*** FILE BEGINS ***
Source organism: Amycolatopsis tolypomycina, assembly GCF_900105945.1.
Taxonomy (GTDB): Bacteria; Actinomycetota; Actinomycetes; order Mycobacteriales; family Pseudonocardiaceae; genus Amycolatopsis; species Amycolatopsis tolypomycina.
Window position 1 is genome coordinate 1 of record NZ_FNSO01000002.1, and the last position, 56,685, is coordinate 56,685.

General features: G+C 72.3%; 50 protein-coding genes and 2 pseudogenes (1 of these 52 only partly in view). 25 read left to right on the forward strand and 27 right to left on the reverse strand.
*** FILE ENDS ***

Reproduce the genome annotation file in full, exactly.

Source organism: Amycolatopsis tolypomycina, assembly GCF_900105945.1.
Taxonomy (GTDB): Bacteria; Actinomycetota; Actinomycetes; order Mycobacteriales; family Pseudonocardiaceae; genus Amycolatopsis; species Amycolatopsis tolypomycina.
Window position 1 is genome coordinate 1 of record NZ_FNSO01000002.1, and the last position, 56,685, is coordinate 56,685.

General features: G+C 72.3%; 50 protein-coding genes and 2 pseudogenes (1 of these 52 only partly in view). 25 read left to right on the forward strand and 27 right to left on the reverse strand.